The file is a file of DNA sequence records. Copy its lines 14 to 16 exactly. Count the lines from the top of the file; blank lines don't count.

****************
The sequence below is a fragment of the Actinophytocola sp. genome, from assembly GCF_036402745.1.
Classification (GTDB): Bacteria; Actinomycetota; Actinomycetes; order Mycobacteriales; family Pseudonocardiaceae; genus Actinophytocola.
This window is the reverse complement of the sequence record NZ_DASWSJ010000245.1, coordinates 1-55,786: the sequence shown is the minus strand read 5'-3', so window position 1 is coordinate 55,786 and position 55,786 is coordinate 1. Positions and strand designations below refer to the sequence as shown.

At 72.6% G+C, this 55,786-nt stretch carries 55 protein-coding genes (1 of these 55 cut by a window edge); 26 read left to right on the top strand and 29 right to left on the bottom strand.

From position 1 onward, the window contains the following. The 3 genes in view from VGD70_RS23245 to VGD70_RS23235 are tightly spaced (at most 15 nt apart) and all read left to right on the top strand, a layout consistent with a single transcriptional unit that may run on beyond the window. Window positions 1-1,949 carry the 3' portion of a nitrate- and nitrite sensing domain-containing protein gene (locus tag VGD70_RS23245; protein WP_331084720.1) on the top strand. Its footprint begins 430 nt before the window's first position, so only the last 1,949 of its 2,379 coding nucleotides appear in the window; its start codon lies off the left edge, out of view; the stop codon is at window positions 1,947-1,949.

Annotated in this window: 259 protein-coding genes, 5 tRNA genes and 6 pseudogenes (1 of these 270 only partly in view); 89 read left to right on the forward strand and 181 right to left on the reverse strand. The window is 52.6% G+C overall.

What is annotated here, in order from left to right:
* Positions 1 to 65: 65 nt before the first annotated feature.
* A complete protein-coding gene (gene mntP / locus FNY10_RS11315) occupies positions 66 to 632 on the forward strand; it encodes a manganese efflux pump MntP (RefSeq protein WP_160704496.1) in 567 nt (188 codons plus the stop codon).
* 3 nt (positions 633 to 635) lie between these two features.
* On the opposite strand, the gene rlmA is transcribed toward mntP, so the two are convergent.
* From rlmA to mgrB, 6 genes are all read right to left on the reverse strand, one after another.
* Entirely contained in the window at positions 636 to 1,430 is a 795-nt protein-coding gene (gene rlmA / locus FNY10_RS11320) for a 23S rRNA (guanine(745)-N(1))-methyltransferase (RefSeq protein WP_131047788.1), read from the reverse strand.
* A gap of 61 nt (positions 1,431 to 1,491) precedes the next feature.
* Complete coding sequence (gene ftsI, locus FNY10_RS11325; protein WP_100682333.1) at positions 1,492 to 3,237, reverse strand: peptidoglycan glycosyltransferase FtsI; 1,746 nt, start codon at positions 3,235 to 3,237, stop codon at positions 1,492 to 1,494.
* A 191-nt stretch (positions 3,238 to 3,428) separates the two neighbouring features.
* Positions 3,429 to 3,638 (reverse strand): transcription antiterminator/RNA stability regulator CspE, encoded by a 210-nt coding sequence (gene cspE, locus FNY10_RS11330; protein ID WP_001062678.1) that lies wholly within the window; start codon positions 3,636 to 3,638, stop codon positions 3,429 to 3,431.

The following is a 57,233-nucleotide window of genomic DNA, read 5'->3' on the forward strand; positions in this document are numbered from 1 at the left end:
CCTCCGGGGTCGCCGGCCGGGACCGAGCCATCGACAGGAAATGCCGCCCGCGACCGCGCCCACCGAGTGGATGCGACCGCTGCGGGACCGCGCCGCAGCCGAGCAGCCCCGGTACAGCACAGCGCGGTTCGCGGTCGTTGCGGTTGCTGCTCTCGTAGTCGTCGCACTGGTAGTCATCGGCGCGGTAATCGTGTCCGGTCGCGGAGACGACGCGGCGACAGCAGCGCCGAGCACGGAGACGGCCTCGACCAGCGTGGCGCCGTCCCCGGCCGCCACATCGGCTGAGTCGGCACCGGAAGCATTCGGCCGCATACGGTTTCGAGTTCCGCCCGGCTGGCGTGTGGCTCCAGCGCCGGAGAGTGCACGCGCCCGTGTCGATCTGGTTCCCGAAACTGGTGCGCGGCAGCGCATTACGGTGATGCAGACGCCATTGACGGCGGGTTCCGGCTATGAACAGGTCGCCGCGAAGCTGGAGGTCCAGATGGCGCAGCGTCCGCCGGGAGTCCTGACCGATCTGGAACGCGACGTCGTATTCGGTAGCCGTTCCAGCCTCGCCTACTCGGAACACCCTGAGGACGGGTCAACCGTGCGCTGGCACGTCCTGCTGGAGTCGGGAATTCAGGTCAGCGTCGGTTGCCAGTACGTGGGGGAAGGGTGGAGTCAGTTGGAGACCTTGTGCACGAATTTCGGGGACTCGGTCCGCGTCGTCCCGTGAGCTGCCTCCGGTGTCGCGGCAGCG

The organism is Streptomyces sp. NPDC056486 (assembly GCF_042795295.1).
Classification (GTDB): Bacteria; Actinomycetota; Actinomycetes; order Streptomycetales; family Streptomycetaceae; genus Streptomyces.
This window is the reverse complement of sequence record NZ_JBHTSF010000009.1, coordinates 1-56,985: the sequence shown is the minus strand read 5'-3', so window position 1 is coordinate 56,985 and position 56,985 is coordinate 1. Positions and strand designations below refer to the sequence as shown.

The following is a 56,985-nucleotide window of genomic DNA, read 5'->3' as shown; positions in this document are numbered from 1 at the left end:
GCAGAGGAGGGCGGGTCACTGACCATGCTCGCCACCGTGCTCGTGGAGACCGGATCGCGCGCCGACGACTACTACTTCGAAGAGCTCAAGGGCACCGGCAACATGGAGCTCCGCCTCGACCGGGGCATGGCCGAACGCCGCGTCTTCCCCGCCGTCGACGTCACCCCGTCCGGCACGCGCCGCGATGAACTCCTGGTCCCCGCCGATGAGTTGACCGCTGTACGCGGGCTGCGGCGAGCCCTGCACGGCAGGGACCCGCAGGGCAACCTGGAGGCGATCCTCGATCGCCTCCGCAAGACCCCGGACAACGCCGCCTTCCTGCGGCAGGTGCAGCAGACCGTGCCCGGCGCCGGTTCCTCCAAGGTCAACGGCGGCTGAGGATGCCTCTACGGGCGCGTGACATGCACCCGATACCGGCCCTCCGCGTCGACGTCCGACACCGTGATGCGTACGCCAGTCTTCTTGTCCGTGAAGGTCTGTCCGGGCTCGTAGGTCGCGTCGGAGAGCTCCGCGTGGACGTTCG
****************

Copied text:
* A gap of 61 nt (positions 1,431 to 1,491) precedes the next feature.
* Complete coding sequence (gene ftsI, locus FNY10_RS11325; protein WP_100682333.1) at positions 1,492 to 3,237, reverse strand: peptidoglycan glycosyltransferase FtsI; 1,746 nt, start codon at positions 3,235 to 3,237, stop codon at positions 1,492 to 1,494.
* A 191-nt stretch (positions 3,238 to 3,428) separates the two neighbouring features.